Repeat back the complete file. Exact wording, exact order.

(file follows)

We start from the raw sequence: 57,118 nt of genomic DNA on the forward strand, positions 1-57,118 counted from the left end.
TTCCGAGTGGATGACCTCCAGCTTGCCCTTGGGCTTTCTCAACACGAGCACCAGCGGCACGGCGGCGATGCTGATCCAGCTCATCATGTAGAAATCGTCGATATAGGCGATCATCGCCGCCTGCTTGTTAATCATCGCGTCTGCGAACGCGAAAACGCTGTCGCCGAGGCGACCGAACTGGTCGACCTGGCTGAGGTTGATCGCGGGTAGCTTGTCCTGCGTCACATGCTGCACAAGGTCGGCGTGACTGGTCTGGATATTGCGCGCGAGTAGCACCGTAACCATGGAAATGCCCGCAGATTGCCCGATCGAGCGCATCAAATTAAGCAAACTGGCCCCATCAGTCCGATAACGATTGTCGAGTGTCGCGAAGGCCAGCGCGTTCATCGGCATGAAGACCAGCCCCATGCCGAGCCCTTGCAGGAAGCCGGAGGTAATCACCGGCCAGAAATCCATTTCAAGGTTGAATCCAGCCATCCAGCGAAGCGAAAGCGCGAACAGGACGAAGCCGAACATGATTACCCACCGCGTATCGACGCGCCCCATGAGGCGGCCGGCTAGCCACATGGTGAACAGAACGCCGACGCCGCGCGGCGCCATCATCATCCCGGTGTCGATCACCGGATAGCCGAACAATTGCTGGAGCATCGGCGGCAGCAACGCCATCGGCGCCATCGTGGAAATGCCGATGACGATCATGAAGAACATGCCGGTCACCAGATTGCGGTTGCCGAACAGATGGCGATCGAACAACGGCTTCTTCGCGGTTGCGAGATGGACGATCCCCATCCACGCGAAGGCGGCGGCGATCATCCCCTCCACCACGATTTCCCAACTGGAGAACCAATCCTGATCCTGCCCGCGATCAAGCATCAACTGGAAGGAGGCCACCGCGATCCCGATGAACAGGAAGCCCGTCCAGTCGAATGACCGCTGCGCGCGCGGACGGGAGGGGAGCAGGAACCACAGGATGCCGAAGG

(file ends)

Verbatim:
We start from the raw sequence: 57,118 nt of genomic DNA on the forward strand, positions 1-57,118 counted from the left end.
TTCCGAGTGGATGACCTCCAGCTTGCCCTTGGGCTTTCTCAACACGAGCACCAGCGGCACGGCGGCGATGCTGATCCAGCTCATCATGTAGAAATCGTCGATATAGGCGATCATCGCCGCCTGCTTGTTAATCATCGCGTCTGCGAACGCGAAAACGCTGTCGCCGAGGCGACCGAACTGGTCGACCTGGCTGAGGTTGATCGCGGGTAGCTTGTCCTGCGTCACATGCTGCACAAGGTCGGCGTGACTGGTCTGGATATTGCGCGCGAGTAGCACCGTAACCATGGAAATGCCCGCAGATTGCCCGATCGAGCGCATCAAATTAAGCAAACTGGCCCCATCAGTCCGATAACGATTGTCGAGTGTCGCGAAGGCCAGCGCGTTCATCGGCATGAAGACCAGCCCCATGCCGAGCCCTTGCAGGAAGCCGGAGGTAATCACCGGCCAGAAATCCATTTCAAGGTTGAATCCAGCCATCCAGCGAAGCGAAAGCGCGAACAGGACGAAGCCGAACATGATTACCCACCGCGTATCGACGCGCCCCATGAGGCGGCCGGCTAGCCACATGGTGAACAGAACGCCGACGCCGCGCGGCGCCATCATCATCCCGGTGTCGATCACCGGATAGCCGAACAATTGCTGGAGCATCGGCGGCAGCAACGCCATCGGCGCCATCGTGGAAATGCCGATGACGATCATGAAGAACATGCCGGTCACCAGATTGCGGTTGCCGAACAGATGGCGATCGAACAACGGCTTCTTCGCGGTTGCGAGATGGACGATCCCCATCCACGCGAAGGCGGCGGCGATCATCCCCTCCACCACGATTTCCCAACTGGAGAACCAATCCTGATCCTGCCCGCGATCAAGCATCAACTGGAAGGAGGCCACCGCGATCCCGATGAACAGGAAGCCCGTCCAGTCGAATGACCGCTGCGCGCGCGGACGGGAGGGGAGCAGGAACCACAGGATGCCGAAGG